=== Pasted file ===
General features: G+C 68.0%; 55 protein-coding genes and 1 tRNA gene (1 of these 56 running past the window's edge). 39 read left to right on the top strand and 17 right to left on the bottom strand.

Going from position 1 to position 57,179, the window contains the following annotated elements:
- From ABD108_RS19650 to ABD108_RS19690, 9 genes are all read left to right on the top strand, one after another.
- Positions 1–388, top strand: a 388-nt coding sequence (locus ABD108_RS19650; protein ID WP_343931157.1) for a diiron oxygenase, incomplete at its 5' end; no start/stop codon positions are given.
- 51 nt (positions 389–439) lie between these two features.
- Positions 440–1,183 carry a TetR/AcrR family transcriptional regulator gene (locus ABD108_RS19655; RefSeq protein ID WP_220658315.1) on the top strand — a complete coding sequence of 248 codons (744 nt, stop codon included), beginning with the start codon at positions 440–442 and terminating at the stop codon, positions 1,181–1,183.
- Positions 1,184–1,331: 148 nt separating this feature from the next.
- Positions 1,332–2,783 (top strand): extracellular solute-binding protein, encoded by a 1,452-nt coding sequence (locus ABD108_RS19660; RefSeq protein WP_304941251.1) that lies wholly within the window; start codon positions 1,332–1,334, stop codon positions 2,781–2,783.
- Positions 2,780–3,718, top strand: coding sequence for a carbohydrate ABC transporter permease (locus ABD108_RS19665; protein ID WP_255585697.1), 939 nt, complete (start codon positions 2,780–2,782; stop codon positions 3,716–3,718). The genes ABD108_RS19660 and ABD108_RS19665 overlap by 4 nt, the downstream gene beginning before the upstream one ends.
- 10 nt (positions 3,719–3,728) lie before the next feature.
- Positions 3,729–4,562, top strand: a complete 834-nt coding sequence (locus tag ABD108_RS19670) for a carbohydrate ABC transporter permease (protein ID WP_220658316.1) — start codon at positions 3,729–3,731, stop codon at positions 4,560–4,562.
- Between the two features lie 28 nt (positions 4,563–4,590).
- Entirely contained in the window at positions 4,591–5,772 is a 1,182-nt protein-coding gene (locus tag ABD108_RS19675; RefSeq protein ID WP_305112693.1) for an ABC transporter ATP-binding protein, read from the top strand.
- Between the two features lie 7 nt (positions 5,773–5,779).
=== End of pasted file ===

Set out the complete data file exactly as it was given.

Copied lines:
General features: G+C 68.0%; 55 protein-coding genes and 1 tRNA gene (1 of these 56 running past the window's edge). 39 read left to right on the top strand and 17 right to left on the bottom strand.

Going from position 1 to position 57,179, the window contains the following annotated elements:
- From ABD108_RS19650 to ABD108_RS19690, 9 genes are all read left to right on the top strand, one after another.
- Positions 1–388, top strand: a 388-nt coding sequence (locus ABD108_RS19650; protein ID WP_343931157.1) for a diiron oxygenase, incomplete at its 5' end; no start/stop codon positions are given.
- 51 nt (positions 389–439) lie between these two features.
- Positions 440–1,183 carry a TetR/AcrR family transcriptional regulator gene (locus ABD108_RS19655; RefSeq protein ID WP_220658315.1) on the top strand — a complete coding sequence of 248 codons (744 nt, stop codon included), beginning with the start codon at positions 440–442 and terminating at the stop codon, positions 1,181–1,183.
- Positions 1,184–1,331: 148 nt separating this feature from the next.
- Positions 1,332–2,783 (top strand): extracellular solute-binding protein, encoded by a 1,452-nt coding sequence (locus ABD108_RS19660; RefSeq protein WP_304941251.1) that lies wholly within the window; start codon positions 1,332–1,334, stop codon positions 2,781–2,783.
- Positions 2,780–3,718, top strand: coding sequence for a carbohydrate ABC transporter permease (locus ABD108_RS19665; protein ID WP_255585697.1), 939 nt, complete (start codon positions 2,780–2,782; stop codon positions 3,716–3,718). The genes ABD108_RS19660 and ABD108_RS19665 overlap by 4 nt, the downstream gene beginning before the upstream one ends.
- 10 nt (positions 3,719–3,728) lie before the next feature.
- Positions 3,729–4,562, top strand: a complete 834-nt coding sequence (locus tag ABD108_RS19670) for a carbohydrate ABC transporter permease (protein ID WP_220658316.1) — start codon at positions 3,729–3,731, stop codon at positions 4,560–4,562.
- Between the two features lie 28 nt (positions 4,563–4,590).
- Entirely contained in the window at positions 4,591–5,772 is a 1,182-nt protein-coding gene (locus tag ABD108_RS19675; RefSeq protein ID WP_305112693.1) for an ABC transporter ATP-binding protein, read from the top strand.
- Between the two features lie 7 nt (positions 5,773–5,779).